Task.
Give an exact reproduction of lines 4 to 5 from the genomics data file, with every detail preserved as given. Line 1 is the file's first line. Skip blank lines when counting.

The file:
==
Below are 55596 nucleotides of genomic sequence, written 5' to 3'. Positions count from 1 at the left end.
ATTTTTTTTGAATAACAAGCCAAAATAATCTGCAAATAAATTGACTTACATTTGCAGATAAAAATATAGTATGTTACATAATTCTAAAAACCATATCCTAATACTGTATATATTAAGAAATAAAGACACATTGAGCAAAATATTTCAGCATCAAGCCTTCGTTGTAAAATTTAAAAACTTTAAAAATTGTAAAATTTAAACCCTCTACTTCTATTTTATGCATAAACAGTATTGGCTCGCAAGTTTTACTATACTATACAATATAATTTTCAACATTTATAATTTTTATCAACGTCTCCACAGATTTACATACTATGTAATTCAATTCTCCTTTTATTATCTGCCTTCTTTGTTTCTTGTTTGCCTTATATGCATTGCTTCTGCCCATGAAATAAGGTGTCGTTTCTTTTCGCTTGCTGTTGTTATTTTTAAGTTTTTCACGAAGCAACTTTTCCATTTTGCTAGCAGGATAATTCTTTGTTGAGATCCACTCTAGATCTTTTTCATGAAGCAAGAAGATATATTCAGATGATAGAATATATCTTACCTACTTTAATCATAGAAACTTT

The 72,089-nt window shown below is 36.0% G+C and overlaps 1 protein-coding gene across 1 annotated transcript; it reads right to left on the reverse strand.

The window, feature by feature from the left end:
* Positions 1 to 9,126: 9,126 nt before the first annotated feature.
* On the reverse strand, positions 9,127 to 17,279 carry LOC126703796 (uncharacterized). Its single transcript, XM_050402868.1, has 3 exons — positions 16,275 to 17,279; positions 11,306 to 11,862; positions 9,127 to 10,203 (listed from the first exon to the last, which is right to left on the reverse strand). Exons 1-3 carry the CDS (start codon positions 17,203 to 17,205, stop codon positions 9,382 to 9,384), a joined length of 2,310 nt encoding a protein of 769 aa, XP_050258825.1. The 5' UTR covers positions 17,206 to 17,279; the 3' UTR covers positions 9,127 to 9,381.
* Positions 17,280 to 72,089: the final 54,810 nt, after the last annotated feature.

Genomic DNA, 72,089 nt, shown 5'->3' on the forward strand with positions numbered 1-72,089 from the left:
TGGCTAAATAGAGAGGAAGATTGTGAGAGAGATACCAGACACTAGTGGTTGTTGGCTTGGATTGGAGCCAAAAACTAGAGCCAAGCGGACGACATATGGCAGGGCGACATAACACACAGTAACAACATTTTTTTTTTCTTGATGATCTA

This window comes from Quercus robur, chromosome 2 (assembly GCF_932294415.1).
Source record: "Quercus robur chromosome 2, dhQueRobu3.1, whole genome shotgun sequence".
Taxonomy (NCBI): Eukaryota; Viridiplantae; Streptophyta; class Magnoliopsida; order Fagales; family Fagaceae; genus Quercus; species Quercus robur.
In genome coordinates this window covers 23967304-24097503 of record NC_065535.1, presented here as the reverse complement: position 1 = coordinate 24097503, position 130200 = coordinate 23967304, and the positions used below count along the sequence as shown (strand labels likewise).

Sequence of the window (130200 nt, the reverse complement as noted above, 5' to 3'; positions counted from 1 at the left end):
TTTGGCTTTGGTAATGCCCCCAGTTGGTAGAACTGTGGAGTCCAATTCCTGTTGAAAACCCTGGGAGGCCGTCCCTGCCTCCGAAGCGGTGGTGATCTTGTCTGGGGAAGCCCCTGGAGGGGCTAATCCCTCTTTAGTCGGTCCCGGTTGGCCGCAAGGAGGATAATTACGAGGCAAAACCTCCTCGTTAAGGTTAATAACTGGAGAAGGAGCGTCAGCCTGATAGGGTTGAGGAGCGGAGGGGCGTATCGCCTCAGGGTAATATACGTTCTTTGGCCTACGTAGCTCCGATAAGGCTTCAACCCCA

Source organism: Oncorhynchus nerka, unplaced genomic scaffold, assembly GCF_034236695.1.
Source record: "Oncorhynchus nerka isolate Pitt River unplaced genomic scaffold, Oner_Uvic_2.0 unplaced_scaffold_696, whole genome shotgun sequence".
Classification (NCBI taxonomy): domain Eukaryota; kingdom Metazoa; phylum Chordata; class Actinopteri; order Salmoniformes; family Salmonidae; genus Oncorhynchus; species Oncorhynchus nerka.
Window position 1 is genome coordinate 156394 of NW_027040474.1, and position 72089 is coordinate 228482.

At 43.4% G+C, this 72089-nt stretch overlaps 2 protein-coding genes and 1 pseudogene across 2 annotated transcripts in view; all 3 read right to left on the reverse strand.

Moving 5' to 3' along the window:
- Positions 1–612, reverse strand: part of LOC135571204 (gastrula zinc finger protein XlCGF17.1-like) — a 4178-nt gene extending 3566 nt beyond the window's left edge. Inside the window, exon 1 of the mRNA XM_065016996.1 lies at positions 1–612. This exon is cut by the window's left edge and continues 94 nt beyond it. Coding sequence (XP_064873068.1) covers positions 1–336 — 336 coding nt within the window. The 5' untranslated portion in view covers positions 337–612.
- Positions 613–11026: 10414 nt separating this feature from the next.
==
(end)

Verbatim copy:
The window, feature by feature from the left end:
* Positions 1 to 9,126: 9,126 nt before the first annotated feature.